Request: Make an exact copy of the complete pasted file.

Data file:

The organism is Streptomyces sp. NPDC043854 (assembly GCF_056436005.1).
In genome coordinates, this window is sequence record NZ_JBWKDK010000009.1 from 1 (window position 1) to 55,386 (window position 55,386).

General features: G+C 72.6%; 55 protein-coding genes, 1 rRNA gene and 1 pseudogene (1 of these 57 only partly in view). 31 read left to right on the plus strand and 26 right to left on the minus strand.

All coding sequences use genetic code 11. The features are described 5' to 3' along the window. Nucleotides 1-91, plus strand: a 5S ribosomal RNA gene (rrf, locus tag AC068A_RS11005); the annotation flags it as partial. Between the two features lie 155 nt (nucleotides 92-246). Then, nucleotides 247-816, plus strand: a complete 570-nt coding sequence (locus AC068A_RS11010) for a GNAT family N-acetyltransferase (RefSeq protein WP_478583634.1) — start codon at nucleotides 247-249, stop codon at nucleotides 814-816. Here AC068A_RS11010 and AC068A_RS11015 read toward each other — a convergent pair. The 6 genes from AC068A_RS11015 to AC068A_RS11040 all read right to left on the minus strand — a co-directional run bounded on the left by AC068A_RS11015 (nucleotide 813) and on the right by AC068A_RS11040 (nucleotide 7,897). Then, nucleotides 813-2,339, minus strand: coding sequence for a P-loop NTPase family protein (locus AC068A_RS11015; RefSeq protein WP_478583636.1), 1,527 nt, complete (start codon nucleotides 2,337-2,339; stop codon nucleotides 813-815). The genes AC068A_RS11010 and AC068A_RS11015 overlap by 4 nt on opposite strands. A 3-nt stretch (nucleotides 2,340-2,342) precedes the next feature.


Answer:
The organism is Streptomyces sp. NPDC043854 (assembly GCF_056436005.1).
In genome coordinates, this window is sequence record NZ_JBWKDK010000009.1 from 1 (window position 1) to 55,386 (window position 55,386).

General features: G+C 72.6%; 55 protein-coding genes, 1 rRNA gene and 1 pseudogene (1 of these 57 only partly in view). 31 read left to right on the plus strand and 26 right to left on the minus strand.

All coding sequences use genetic code 11. The features are described 5' to 3' along the window. Nucleotides 1-91, plus strand: a 5S ribosomal RNA gene (rrf, locus tag AC068A_RS11005); the annotation flags it as partial. Between the two features lie 155 nt (nucleotides 92-246). Then, nucleotides 247-816, plus strand: a complete 570-nt coding sequence (locus AC068A_RS11010) for a GNAT family N-acetyltransferase (RefSeq protein WP_478583634.1) — start codon at nucleotides 247-249, stop codon at nucleotides 814-816. Here AC068A_RS11010 and AC068A_RS11015 read toward each other — a convergent pair. The 6 genes from AC068A_RS11015 to AC068A_RS11040 all read right to left on the minus strand — a co-directional run bounded on the left by AC068A_RS11015 (nucleotide 813) and on the right by AC068A_RS11040 (nucleotide 7,897). Then, nucleotides 813-2,339, minus strand: coding sequence for a P-loop NTPase family protein (locus AC068A_RS11015; RefSeq protein WP_478583636.1), 1,527 nt, complete (start codon nucleotides 2,337-2,339; stop codon nucleotides 813-815). The genes AC068A_RS11010 and AC068A_RS11015 overlap by 4 nt on opposite strands. A 3-nt stretch (nucleotides 2,340-2,342) precedes the next feature.